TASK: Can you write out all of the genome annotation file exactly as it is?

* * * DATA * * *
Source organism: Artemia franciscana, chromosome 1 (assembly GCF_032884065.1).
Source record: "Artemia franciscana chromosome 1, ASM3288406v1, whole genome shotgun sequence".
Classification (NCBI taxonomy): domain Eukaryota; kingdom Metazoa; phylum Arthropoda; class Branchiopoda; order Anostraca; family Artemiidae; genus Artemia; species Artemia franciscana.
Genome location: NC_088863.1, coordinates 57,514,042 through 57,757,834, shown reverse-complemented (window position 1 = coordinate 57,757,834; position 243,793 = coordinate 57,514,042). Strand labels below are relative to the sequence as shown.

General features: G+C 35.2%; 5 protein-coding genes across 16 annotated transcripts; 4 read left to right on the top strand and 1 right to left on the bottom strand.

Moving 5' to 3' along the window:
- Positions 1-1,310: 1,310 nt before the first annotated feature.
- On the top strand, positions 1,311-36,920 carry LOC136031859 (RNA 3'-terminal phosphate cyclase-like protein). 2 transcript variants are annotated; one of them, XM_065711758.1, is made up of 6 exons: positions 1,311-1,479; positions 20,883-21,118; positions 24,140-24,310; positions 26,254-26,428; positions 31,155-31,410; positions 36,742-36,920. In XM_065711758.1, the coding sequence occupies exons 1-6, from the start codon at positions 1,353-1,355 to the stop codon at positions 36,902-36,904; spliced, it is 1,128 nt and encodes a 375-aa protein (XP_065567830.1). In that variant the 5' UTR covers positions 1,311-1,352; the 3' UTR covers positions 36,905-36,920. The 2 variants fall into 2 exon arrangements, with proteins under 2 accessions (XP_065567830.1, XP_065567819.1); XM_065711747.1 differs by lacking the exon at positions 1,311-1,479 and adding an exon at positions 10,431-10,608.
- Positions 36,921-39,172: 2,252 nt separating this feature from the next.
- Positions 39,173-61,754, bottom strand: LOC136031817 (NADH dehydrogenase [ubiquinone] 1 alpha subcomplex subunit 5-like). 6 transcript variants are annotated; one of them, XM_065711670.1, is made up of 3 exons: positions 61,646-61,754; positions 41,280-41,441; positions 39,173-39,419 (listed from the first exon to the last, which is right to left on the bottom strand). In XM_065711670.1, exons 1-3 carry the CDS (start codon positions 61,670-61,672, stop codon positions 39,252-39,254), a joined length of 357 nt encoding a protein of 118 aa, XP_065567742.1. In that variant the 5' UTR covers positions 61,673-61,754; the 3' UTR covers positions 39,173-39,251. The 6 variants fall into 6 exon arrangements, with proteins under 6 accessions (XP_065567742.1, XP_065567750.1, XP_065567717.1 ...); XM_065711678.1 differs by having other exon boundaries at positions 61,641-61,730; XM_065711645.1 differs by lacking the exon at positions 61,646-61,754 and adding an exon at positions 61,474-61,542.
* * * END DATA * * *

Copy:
Source organism: Artemia franciscana, chromosome 1 (assembly GCF_032884065.1).
Source record: "Artemia franciscana chromosome 1, ASM3288406v1, whole genome shotgun sequence".
Classification (NCBI taxonomy): domain Eukaryota; kingdom Metazoa; phylum Arthropoda; class Branchiopoda; order Anostraca; family Artemiidae; genus Artemia; species Artemia franciscana.
Genome location: NC_088863.1, coordinates 57,514,042 through 57,757,834, shown reverse-complemented (window position 1 = coordinate 57,757,834; position 243,793 = coordinate 57,514,042). Strand labels below are relative to the sequence as shown.

General features: G+C 35.2%; 5 protein-coding genes across 16 annotated transcripts; 4 read left to right on the top strand and 1 right to left on the bottom strand.

Moving 5' to 3' along the window:
- Positions 1-1,310: 1,310 nt before the first annotated feature.
- On the top strand, positions 1,311-36,920 carry LOC136031859 (RNA 3'-terminal phosphate cyclase-like protein). 2 transcript variants are annotated; one of them, XM_065711758.1, is made up of 6 exons: positions 1,311-1,479; positions 20,883-21,118; positions 24,140-24,310; positions 26,254-26,428; positions 31,155-31,410; positions 36,742-36,920. In XM_065711758.1, the coding sequence occupies exons 1-6, from the start codon at positions 1,353-1,355 to the stop codon at positions 36,902-36,904; spliced, it is 1,128 nt and encodes a 375-aa protein (XP_065567830.1). In that variant the 5' UTR covers positions 1,311-1,352; the 3' UTR covers positions 36,905-36,920. The 2 variants fall into 2 exon arrangements, with proteins under 2 accessions (XP_065567830.1, XP_065567819.1); XM_065711747.1 differs by lacking the exon at positions 1,311-1,479 and adding an exon at positions 10,431-10,608.
- Positions 36,921-39,172: 2,252 nt separating this feature from the next.
- Positions 39,173-61,754, bottom strand: LOC136031817 (NADH dehydrogenase [ubiquinone] 1 alpha subcomplex subunit 5-like). 6 transcript variants are annotated; one of them, XM_065711670.1, is made up of 3 exons: positions 61,646-61,754; positions 41,280-41,441; positions 39,173-39,419 (listed from the first exon to the last, which is right to left on the bottom strand). In XM_065711670.1, exons 1-3 carry the CDS (start codon positions 61,670-61,672, stop codon positions 39,252-39,254), a joined length of 357 nt encoding a protein of 118 aa, XP_065567742.1. In that variant the 5' UTR covers positions 61,673-61,754; the 3' UTR covers positions 39,173-39,251. The 6 variants fall into 6 exon arrangements, with proteins under 6 accessions (XP_065567742.1, XP_065567750.1, XP_065567717.1 ...); XM_065711678.1 differs by having other exon boundaries at positions 61,641-61,730; XM_065711645.1 differs by lacking the exon at positions 61,646-61,754 and adding an exon at positions 61,474-61,542.